Robotics, until about 40 years ago, was a subject that was only in the imagination of some literary authors. Today, it is an essential reality within the current productive market. As a result, robots has been part of the Engineers’ Training profile since the late 1980s. It has a multidisciplinary character, participating in it numerous basic and technological disciplines such as: Mathematics, Electronics, Mechanics, Control and Computing.
Through literature and science fiction films, most of the population has an “approximate idea” of what a robot is. In order to place the appearance of robotics in time, let’s review briefly some historical background of industrial robots. Currently, robotics is a science based on the technology of robotics that helps various industries to exercise their production chains more quickly and professionally. Robotics covers different disciplines.
The ratio of robots to human workers is increasing worldwide. The industry association International Federation of Robotics (IFR) has found this out in a study on the distribution of robotics in industry. Europe leads with the most robots in production.
There are currently averages of 74 robots per 10,000 workers worldwide. In 2015 there were still 66 pieces. In terms of automation, Europe tops the list with 99 robots per 10,000 workers. Locally, Germany is the leader with a value of 309 robots. Thus, the Federal Republic is on the world rankings in third place.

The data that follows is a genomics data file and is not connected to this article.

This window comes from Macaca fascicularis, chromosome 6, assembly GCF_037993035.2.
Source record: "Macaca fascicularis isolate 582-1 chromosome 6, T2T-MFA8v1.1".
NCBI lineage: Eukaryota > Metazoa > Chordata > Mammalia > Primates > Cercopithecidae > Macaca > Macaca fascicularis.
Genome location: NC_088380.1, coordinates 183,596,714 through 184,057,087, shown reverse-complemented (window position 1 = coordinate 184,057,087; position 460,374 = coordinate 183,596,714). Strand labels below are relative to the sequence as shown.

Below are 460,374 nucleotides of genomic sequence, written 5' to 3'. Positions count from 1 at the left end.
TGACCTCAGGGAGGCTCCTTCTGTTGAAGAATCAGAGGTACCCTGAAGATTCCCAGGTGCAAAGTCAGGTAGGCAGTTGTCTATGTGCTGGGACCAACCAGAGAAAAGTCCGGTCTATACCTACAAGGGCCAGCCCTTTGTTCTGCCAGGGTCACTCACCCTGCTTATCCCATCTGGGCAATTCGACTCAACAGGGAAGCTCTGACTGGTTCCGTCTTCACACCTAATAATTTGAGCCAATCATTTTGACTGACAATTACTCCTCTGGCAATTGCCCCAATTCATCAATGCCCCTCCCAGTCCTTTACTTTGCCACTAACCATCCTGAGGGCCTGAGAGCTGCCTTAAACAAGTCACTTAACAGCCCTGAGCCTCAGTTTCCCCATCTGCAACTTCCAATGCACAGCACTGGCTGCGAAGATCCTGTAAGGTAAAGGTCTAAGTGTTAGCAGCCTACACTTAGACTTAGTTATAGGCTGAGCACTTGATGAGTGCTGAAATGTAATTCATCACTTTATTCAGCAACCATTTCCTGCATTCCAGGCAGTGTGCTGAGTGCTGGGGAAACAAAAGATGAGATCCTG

As the IFR writes on their website, the degree of automation of a country’s industry can be easily measured by robot density. Conspicuous in the statistics are the big differences within the top group: Here is South Korea with 631 numbers in first place, before Singapore with 488 to 10,000 workers. Japan is followed by Germany with 303 robots.
The US is ranked seventh with 189, while Taiwan is ranked 10th, with 177 and 10,000 workers – Primus South Korea has more than three times as many. In terms of growth in robot penetration in industry, Asia leads in the statistics year 2016: The number of robots per worker has grown by nine percent within one year. The two continents of the Americas come to seven percent, Europe only five percent growth – the latter region, however, has a head start overall. The biggest increase in automation, however, shows China: Currently with 68 robots per 10,000 workers, the Middle Kingdom is probably in 2020 at the top 10 be.